Considering that the Federal Reserve raised short-term interest rates by a quarter point, today's Fed statement was surprisingly dovish.

The dovish elements include:
(1) adding language on "core' inflation (which excludes food and energy prices) running at less than 2%,
(2) characterizing its inflation goal as "symmetric," which means inflation can run above 2% as long as the Fed doesn't think the overshoot will be persistent, and
(3) a dissent in favor of keeping rates unchanged at today's meeting

In addition, while some analysts thought the Fed might increase the pace of projected rate hikes in 2017 and beyond, the Fed left those projections essentially unchanged, with median expectation of three 25 basis point rate hikes in each of 2017 and 2018. In particular, five of the seventeen Fed decision-makers think there should be four or more rate hikes this year, no different than back in December.

The lack of change in the "dot plot" describing short-term rate projections was underscored by almost no change in the economic forecasts for real GDP growth, unemployment, or inflation.

However, the statement wasn't all dovish. After all, the Fed did raise the range for short-term rates by 25 basis points to 0.75% - 1.00%. The Fed also noted a firming in business investment and that its favorite measure of inflation (the PCE price index) was close to the goal of 2%.

From a long-term policy standpoint, we're disappointed by today's statement. We'd like to see the Fed maintain inflation in the 0% to 2% range. By contrast, today's statement reiterates that the Fed is more comfortable with a range centered on 2%, meaning it doesn't have to hasten the pace of rate hikes later this year if PCE inflation hits 2.5%-plus, so long as the Fed's economic projections show it eventually coming back down to 2%. We think that risks a mistake that could lead to much faster rate hikes later on if inflation runs above Fed forecasts.

We still expect the Fed to raise rates three times total in 2017, with the odds of a fourth rate hike more likely than the Fed stopping at two. Economic fundamentals suggest the Fed is already behind the curve and the economy can handle a faster pace of rate hikes. Employment gains remains healthy and nominal GDP – real GDP growth plus inflation – has grown at a 3.2% annual rate in the past two years. Moreover, we are seeing signs of accelerating inflation, with the Fed's favorite measure poised to hit 2.1% when February data arrive at the end of the month.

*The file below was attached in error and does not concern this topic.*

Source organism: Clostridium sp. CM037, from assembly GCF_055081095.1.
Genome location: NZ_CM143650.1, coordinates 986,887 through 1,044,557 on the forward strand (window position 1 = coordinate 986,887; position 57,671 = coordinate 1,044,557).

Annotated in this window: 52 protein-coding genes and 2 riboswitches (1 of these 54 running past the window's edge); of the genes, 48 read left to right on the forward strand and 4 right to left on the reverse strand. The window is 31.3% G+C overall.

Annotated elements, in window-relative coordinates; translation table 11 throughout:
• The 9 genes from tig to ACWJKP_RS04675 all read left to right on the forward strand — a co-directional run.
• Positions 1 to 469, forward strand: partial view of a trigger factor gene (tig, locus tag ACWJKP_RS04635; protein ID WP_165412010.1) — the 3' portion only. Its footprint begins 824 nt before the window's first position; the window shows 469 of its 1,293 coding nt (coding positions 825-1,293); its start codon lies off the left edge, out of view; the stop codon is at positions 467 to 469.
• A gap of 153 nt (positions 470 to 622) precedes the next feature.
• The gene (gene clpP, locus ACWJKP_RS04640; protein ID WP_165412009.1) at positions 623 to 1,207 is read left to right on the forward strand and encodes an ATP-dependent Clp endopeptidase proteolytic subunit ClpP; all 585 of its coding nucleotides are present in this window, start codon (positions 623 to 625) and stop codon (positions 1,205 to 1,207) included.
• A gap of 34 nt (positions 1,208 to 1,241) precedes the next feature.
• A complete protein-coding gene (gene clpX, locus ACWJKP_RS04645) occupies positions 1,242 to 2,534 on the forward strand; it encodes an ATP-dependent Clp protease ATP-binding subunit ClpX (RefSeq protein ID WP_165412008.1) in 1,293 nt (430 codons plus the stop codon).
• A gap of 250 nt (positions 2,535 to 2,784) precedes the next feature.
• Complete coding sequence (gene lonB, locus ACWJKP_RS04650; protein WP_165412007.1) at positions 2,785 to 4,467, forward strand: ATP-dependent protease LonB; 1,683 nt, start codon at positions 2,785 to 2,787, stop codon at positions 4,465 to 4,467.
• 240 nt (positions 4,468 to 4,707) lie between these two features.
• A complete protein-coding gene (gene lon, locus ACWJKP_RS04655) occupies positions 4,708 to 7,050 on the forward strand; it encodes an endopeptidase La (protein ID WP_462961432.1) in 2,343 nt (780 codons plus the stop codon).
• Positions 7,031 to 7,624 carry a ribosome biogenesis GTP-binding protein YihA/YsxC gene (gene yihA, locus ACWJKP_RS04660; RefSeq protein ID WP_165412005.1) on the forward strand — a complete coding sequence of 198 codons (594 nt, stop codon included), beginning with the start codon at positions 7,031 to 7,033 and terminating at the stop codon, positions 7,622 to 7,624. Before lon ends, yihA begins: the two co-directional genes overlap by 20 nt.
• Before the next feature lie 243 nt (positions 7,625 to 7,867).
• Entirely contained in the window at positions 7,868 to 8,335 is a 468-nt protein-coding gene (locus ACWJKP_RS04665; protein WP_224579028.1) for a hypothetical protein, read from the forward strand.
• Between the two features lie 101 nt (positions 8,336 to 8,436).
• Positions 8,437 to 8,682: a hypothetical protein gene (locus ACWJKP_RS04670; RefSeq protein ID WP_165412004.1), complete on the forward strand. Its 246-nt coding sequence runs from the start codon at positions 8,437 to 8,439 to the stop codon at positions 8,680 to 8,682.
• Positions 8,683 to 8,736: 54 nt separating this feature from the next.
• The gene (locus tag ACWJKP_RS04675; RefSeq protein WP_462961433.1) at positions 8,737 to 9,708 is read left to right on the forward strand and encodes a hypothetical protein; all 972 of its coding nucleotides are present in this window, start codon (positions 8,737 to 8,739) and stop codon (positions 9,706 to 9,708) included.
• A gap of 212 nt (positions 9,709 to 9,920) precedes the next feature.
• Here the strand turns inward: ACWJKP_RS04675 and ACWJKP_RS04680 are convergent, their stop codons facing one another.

The bottom line is that the Fed took a big step in the right direction earlier today. Unfortunately, the Fed's language suggests it probably won't take as many of these steps as it should before the year is through.


This information contains forward-looking statements about various economic trends and strategies. You are cautioned that such forward-looking statements are subject to significant business, economic and competitive uncertainties and actual results could be materially different. There are no guarantees associated with any forecast and the opinions stated here are subject to change at any time and are the opinion of the individual strategist. Data comes from the following sources: Census Bureau, Bureau of Labor Statistics, Bureau of Economic Analysis, the Federal Reserve Board, and Haver Analytics. Data is taken from sources generally believed to be reliable but no guarantee is given to its accuracy.

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